Editor’s note: This column was written in advance of Irma. I’m going to leave it mostly be, but added some post-Irma remarks in italics and parenthesis. Thanks for reading.
Just so you know, much of this issue of the Bryan County News was put together early. With some exceptions, the inside pages were done Saturday amidst continuing preparation for a hurricane that might never come (Irma went the other way, but was so large and powerful we still felt the impacts in terms of rain, wind and storm surge).
We’ll know more once this paper’s done, and that we’ll post on our websites and social media. Ted O’Neil’s fantastic at keeping folks up to date on what’s happening (We know that both Ted and Mark Swendra and others among our staff did a good job covering this storm and keeping people updated).
But these pages weren’t the half of it. (They never are, in the internet age).
Once we finished, we held the front page to at least have some post-Irma coverage, whatever post-Irma might be. (And, we managed to hold back a few other pages to help tell the story in photos. Thanks, Bryan Browning and others).
Hopefully, it’ll be a big sigh of relief, and those of us who remember Hugo and Floyd will add Irma to the list of near misses (Don’t know about most folks, but I’m relieved. Especially when compared to what happened in Florida, and what folks in Texas are still dealing with).
Or, as is looking more likely, we’ll get something, but it won’t be as bad as it could have been — though in any storm, "bad" is a relative term (My house flooded a bit, but see above italics).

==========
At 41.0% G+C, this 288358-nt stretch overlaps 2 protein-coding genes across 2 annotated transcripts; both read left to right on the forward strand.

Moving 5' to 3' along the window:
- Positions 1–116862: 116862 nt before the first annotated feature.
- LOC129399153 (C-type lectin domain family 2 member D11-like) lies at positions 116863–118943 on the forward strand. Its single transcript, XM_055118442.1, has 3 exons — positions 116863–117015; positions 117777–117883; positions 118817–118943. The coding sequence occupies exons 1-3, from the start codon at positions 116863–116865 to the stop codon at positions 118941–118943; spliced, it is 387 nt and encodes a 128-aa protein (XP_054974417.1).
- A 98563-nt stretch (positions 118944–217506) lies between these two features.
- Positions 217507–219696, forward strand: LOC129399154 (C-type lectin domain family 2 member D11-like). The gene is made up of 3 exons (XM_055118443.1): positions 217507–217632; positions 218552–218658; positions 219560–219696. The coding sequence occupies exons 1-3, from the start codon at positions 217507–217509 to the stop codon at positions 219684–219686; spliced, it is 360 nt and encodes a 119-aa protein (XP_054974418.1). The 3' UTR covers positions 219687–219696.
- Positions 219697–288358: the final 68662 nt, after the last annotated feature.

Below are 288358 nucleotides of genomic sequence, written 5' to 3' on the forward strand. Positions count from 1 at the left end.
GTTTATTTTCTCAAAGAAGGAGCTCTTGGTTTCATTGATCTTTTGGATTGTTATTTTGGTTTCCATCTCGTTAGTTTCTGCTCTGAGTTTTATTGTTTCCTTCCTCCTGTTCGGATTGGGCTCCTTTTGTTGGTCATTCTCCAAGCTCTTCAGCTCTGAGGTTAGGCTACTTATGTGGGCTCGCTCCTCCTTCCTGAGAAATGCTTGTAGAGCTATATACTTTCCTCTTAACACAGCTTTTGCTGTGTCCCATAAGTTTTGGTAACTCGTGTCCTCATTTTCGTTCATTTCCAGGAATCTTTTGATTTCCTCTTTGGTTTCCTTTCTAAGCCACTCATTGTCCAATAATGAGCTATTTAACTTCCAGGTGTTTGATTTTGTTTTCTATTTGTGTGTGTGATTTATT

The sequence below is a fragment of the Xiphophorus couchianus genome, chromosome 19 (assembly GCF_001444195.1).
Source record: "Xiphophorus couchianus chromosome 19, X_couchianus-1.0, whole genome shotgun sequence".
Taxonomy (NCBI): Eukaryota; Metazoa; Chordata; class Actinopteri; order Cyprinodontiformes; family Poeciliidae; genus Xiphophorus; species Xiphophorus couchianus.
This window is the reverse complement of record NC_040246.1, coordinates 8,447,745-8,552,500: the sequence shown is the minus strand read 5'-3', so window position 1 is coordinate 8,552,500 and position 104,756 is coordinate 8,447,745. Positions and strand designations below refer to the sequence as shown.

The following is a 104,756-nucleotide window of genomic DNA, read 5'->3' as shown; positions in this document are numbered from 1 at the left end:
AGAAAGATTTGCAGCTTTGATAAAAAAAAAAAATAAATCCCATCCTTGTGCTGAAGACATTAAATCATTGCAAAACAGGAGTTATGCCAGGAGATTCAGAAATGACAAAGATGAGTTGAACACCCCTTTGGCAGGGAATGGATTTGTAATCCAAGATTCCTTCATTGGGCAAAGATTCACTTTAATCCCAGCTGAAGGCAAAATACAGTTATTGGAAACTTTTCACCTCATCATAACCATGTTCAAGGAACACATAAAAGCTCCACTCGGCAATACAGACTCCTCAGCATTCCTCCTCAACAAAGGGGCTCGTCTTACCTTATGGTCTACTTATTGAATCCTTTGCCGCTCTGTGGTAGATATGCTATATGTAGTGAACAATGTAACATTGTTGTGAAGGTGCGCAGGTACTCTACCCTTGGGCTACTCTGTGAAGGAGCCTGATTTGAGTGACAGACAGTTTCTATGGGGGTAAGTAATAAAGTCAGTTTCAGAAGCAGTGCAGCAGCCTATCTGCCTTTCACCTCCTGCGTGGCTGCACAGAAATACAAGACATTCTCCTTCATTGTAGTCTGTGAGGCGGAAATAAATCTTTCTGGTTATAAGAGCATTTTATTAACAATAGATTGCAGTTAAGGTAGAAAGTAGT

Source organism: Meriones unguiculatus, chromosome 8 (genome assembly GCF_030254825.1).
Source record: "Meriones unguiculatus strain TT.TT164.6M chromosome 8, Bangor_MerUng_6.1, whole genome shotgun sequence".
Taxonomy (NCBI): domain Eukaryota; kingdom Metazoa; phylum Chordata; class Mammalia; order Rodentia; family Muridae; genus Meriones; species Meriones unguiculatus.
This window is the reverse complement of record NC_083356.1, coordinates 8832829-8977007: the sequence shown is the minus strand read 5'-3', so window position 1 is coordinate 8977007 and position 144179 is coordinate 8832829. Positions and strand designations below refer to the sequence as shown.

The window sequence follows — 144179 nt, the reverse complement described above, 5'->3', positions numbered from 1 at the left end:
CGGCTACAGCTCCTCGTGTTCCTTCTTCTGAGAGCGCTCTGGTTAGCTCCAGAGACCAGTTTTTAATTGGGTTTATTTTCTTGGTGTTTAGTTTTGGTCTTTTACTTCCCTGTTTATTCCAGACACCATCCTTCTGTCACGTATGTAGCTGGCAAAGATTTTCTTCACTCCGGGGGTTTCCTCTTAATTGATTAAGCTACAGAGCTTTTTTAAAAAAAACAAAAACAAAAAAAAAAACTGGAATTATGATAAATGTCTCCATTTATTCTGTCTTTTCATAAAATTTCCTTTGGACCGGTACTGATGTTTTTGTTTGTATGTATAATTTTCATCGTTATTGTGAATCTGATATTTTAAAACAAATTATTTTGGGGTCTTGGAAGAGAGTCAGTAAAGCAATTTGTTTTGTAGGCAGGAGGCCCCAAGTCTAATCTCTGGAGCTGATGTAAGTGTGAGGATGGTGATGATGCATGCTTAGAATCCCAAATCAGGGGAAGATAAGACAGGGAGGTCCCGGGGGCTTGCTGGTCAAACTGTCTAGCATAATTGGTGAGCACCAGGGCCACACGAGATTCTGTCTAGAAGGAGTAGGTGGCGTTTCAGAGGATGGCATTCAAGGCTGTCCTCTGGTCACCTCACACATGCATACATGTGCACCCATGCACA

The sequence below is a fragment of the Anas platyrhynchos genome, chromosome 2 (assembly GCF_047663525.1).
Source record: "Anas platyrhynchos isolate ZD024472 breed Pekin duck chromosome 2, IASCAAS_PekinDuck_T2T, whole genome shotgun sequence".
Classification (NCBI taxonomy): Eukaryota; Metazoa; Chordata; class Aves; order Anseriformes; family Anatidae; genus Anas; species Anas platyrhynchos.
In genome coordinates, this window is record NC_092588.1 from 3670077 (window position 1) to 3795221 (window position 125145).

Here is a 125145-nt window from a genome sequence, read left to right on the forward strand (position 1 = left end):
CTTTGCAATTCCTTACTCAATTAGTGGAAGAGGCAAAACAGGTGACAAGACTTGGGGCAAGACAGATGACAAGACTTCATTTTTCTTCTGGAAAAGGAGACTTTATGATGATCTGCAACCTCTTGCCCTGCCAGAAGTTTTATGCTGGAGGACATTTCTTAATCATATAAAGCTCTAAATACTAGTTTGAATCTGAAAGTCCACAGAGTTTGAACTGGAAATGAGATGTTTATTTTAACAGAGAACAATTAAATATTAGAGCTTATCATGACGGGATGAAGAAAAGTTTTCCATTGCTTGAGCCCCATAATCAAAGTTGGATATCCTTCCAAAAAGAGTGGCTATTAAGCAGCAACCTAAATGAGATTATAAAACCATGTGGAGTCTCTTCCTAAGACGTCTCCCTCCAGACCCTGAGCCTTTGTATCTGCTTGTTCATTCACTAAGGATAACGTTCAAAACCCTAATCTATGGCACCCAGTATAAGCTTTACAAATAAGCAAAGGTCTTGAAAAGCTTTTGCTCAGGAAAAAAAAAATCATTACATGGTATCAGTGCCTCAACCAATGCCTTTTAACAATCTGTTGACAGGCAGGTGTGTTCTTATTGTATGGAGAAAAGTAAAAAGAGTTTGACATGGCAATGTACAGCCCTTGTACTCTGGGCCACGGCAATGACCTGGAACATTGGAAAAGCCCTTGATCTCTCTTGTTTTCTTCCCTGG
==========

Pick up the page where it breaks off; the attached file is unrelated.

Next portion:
Remember, whatever happens, that we’re all dealing with similar issues. That includes those in government, and law enforcement, and public safety, and health care, and those who work to get the power back on (My hat’s off to those folks, again.).
It’s easy to blame when things go wrong. It’s easy to make decisions when you aren’t responsible for them (So far, there’s been little second guessing the evacuation order, but there are always those who know more than those doing a job).
Understand too that dealing with more than two people at the same time can be akin to herding cats, to use an old cliche. It’s certainly that way dealing with reporters, who are generally an independent minded bunch who don’t like being told what to do and when to do it.
That’s what makes reporters reporters, and I bring it up because it’s also what makes us Americans. Most of us want to know why we’re being told to do something, and even then there’s no guarantee that we’ll agree with it, or understand it, or follow instructions like evacuation orders, mandatory or otherwise.
But hindsight is 20-20. Herding cats is always easier after the fact, whatever that fact is (Fact: we’re in pretty good shape, overall).
There’s really nothing you can do, sometimes, except the best you can with what you have. That, and try to be nice to one another. and help where we can (That applies more than sometimes, actually).